For the last three years, I've been in love with another woman and my wife doesn't seem to mind, largely because the woman in question was already dead two years before I was born.
I've been submerged in the world of Marie Curie while writing a play about a tumultuous time in her life 100 years ago. I've read everything about her I could find, studied her scientific papers, and even walked the streets in Paris from where she taught at the Sorbonne to the apartment where she had an affair with her lover -- hoping to discover just how breathless she might be when she got there. One day, I was shown through her lab at the Curie Institute, where a page from her notebook (written on the day she discovered radium) is hanging on the wall, behind glass. The young man showing me around the lab swung back the glass and held a Geiger counter up to the page -- and it clicked like a tap dancer.
That click was, for me, the rhythmic pulse of Marie's courage. She must have known at some level how dangerous radiation was, but she wouldn't admit, even to herself, that she was in danger. She may have had to exist in a state of denial to accomplish what she did: she opened up the field of radiation, coining the word radioactivity; she not only found two new elements, she found a new way to find them, using the tools of physics. Shovelful by shovelful, she dug through tons of slag, boiling it down over several years to isolate polonium and radium. She never gave up. Not in the face of discouragement in the inevitable blind alleys in her research, and not in the face of a merciless press that lionized her at first and then turned on her viciously when she broke the social norms of her time. After her husband Pierre's death she was devastated. The love of the brilliant but unhappily married Paul Langevin seems to me to have brought her back from her depression, but when their affair became public knowledge it nearly cost her a second Nobel Prize.
There were times while I was writing her story when I too stumbled down blind alleys. They can't be avoided, and they can be dark and threatening. That's when I would remember Marie's quiet, steely determination to move on no matter how many times she stumbled, and it would give me strength. She kept me going, and that's one of the things I love her for.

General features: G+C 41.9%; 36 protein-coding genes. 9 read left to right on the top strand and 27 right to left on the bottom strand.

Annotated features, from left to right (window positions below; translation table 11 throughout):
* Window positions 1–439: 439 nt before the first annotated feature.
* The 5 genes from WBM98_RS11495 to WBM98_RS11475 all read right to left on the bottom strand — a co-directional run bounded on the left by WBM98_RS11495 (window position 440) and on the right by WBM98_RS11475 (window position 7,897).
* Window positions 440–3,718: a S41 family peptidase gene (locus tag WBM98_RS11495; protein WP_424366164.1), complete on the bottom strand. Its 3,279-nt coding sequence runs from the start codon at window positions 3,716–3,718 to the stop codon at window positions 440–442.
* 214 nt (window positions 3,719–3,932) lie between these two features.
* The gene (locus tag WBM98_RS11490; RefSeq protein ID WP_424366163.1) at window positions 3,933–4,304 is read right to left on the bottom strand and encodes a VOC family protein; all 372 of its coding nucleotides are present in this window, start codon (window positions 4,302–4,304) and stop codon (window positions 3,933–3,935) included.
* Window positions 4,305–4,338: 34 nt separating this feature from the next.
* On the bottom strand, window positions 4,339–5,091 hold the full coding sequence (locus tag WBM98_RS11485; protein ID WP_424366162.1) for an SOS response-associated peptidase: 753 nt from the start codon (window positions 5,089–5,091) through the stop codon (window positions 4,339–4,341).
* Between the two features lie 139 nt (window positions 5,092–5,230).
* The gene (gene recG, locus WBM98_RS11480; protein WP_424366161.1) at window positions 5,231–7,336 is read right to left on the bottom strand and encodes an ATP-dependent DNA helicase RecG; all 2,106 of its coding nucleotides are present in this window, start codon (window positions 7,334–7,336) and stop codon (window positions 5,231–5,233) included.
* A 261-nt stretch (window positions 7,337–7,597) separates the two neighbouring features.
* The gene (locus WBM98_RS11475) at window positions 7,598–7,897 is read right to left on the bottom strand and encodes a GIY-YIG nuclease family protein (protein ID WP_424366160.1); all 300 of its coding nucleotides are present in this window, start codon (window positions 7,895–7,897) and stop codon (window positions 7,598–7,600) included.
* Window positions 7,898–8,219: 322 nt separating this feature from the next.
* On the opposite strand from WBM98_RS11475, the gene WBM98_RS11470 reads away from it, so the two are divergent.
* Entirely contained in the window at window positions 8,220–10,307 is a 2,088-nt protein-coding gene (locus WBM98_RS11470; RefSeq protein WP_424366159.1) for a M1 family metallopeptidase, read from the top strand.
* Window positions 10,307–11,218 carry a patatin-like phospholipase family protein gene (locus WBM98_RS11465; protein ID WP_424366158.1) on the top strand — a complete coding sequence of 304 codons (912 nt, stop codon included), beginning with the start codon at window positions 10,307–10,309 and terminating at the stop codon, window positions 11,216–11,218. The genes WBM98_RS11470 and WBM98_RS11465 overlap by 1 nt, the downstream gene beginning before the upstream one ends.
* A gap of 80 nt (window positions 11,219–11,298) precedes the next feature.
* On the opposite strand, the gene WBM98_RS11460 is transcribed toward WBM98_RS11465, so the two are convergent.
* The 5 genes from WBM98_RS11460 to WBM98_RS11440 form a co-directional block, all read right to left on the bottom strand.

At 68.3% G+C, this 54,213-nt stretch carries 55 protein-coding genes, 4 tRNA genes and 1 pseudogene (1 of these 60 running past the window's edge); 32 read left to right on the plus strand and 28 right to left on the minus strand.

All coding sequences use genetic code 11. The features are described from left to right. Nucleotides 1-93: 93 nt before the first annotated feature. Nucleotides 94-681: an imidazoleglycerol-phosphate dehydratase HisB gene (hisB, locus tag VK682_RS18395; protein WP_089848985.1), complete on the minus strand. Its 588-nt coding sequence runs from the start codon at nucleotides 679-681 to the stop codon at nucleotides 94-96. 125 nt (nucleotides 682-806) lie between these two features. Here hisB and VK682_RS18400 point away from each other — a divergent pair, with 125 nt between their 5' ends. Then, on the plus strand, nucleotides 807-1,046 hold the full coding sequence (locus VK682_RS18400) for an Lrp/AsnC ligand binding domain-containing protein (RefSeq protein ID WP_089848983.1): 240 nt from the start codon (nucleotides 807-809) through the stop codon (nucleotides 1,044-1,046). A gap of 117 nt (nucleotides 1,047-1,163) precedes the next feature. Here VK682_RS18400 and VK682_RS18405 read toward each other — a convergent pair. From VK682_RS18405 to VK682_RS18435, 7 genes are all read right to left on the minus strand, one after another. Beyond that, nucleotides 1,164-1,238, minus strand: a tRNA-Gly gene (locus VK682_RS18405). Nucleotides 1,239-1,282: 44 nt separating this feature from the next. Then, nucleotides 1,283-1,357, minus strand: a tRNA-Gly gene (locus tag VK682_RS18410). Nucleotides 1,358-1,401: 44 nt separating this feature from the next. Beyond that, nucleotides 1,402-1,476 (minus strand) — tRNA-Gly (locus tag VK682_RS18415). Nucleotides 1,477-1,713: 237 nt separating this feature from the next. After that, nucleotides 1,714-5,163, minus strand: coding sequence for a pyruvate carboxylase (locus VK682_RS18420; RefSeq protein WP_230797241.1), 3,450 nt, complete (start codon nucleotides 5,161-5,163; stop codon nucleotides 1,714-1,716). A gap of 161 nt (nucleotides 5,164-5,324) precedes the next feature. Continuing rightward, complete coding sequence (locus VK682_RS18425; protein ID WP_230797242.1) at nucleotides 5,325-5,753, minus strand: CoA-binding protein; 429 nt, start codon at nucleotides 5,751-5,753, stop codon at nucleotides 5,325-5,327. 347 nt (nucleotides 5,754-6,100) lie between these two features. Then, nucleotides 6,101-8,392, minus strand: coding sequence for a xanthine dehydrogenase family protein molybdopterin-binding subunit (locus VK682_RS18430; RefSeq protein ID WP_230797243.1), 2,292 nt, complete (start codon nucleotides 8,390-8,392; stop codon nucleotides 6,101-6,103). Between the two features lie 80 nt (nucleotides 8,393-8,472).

It may seem frivolous, even disrespectful to talk about loving Marie, as though I insist on seeing her in a personal way, and not just as the supreme scientist she was. She, herself, would have objected, I think. But for those of us who are not scientists, yet hunger to understand science more deeply, the personal, the human, is our doorway.
Too often, we think of the scientist as a disembodied being, as pure intellect operating in a dimension uninhabitable by the rest of us. The fact is, they're fellow humans -- often way smarter than us, but having the same longings, flaws and aspirations that we do, and I suspect that the best way to meet them is through their humanity.
I've come to this thought after spending much of the last 20 years working in the gap between science and the rest of us. I interviewed about 700 scientists in freewheeling conversations for eleven years on the PBS television series Scientific American Frontiers. I helped start the Center for Communicating Science at Stony Brook University, where we offer young scientists training in the skills of communication. And for the last four years I've helped mount the World Science Festival in New York ("RADIANCE: The Passion of Marie Curie" will have a special reading there June 1st, where the audience and I will see Marie and her world come to life in the hands of seven extraordinary and celebrated actors). In all of this, it's the simple humanity of the scientist I've been hoping to discover and share with others. There's a good measure of science in "Radiance" (science thrills me; it's the greatest detective story ever told), and I've tried hard to make the science as accurate as possible, but I've tried always to tell a story.
We're highly social animals -- I'm told by scientists that what makes us different from other animals is an acute social awareness, which is what has made us so successful. The ability to read faces and tones of voice 0- to read, in a way, one another's minds -0 seems to be one of our most valuable attributes, enabling us in earlier times to spread technical innovation. Why then, I wonder, would we ignore possibly our most valuable asset when telling the story of science? Clarity and accuracy are vitally important in communicating science, and acknowledging the flesh and blood of scientists themselves. Their emotional life, their excitement and wonder as they face the mystery of nature shouldn't dilute that accuracy -- it should only make it more vivid.
So, yes, I love Marie. And I hope that you'll love her, too.